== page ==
His attorney, Russell Cormican, says he's asked prosecutors several times what rule Prows had initially violated to trigger the subsequent trespass violations. "First, they said there was a rule prohibiting hammocks. Well, it's obviously not a hammock. Then they said there was a rule that you can't damage a tree. I don't think they've found any evidence that he was damaging the tree."

Prows' arrest report over the next several months became as varied as his slackline routine. On May 4, he was arrested while swimming in the ocean. He was arrested on May 10 while riding his bike through a beachfront park. He was arrested on June 9 while sitting against a tree. That incident also brought charges of resisting arrest and "unlawful possession of a concealed handcuff key" — an item he had in his pocket because he uses it as part of his pirate act.

The city's website shows that part 7.5(g) of the city's Beach Rules and Regulations states that "Attaching hammocks to trees, showers or structures is prohibited." But a copy of the ordinance that city spokesman Chaz Adams provided has the same statute, rewritten to read, "Attaching any objects, including but not limited to, hammocks, ropes, slacklines, clotheslines, flags or banners to trees, showers or structures is prohibited." Adams declined to say when the city had updated its rules.

Attorney Cormican is trying to find out when the rule changed. If it didn't exist prior to Prows' first warnings, then all the subsequent arrests should be moot, he argues. "It seems like a simple question: When did you amend this rule? It didn't exist at the time they were warning him. If there's no rule, they can't arbitrarily pick and choose what they want people to do on the beach."

Asked by New Times to explain, Adams would say only: "It's not merely the slackline that's in question but rather the totality of Mr. Prows' actions, decisions, and disregard for parks rules and city ordinances. They continued even after city staff and police made numerous attempts to inform and educate Mr. Prows."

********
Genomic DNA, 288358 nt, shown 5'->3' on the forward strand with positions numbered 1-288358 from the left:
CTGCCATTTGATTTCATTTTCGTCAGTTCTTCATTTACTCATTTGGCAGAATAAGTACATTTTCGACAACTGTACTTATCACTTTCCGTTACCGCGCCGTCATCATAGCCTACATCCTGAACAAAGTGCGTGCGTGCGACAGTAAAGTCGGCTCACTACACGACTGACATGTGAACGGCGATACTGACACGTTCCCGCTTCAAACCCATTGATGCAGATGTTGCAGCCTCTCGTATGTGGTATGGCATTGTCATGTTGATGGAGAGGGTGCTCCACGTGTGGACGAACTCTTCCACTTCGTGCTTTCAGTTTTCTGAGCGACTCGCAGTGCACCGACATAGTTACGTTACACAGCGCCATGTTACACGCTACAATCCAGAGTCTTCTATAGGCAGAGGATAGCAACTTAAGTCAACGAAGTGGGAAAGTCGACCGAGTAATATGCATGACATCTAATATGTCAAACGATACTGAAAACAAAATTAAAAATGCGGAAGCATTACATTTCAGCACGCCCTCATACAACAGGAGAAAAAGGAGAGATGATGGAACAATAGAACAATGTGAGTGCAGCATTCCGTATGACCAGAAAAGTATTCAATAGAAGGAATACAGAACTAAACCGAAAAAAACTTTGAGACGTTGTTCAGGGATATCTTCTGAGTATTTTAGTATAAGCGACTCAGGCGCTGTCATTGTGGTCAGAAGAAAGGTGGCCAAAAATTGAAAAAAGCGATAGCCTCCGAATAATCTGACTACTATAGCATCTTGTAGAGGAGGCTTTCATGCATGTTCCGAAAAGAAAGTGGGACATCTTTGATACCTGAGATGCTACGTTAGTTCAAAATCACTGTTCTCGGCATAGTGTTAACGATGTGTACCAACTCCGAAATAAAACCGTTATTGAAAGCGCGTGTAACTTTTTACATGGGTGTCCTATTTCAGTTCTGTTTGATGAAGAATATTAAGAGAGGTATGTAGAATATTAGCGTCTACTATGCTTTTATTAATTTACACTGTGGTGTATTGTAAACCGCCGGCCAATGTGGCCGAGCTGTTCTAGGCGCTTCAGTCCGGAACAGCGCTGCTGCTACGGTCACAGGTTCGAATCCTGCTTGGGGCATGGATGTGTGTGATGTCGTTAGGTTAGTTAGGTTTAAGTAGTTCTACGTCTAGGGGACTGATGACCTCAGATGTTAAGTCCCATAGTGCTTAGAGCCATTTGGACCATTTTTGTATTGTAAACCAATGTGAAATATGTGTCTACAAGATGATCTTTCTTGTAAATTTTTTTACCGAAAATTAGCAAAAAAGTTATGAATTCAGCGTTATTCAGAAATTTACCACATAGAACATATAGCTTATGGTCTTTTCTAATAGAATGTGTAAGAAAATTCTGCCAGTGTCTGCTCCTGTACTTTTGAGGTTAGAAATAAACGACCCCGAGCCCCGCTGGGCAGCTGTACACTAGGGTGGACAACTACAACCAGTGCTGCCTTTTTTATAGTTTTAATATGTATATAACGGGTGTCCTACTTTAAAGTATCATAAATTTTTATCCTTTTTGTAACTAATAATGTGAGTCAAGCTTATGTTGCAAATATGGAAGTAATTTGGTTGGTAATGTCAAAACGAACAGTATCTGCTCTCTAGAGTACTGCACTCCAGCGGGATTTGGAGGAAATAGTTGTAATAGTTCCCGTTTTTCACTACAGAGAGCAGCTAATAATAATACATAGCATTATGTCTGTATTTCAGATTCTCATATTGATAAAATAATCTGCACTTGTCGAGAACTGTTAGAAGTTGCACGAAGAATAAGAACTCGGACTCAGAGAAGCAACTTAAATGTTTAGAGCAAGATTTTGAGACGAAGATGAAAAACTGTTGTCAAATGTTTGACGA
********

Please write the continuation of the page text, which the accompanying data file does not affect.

On a recent Thursday morning, as emerald waves hammered the beach, Prows, who now does property management at apartment buildings, sat at the corner of Las Olas Boulevard and A1A — on the sidewalk, where he is technically allowed — contemplating his clash with police. The indefatigably cheerful character couldn't understand why police think he's such a threat. "They tell me that I can't do anything," he sighed.

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Easy solution: Send this troublemaker to a Chinese "re-education" camp !! Nothing like a Chinese Re-education camp to re-educate the trouble makers in society - especially those who think they can do as they please, say what they like. Let's start re-education camps in Broward - and let the police decide who needs re-educating.


Well, when you keep hiring more and more police officers what do you expect. They will find people to arrest and use that to justify still more police officers. It is how the game is played. It certainly has little to do with public safety. But then in Florida you can carry a concealed weapon, profile a person, confront that person, shoot them dead and walk away a free man with a fat bank account.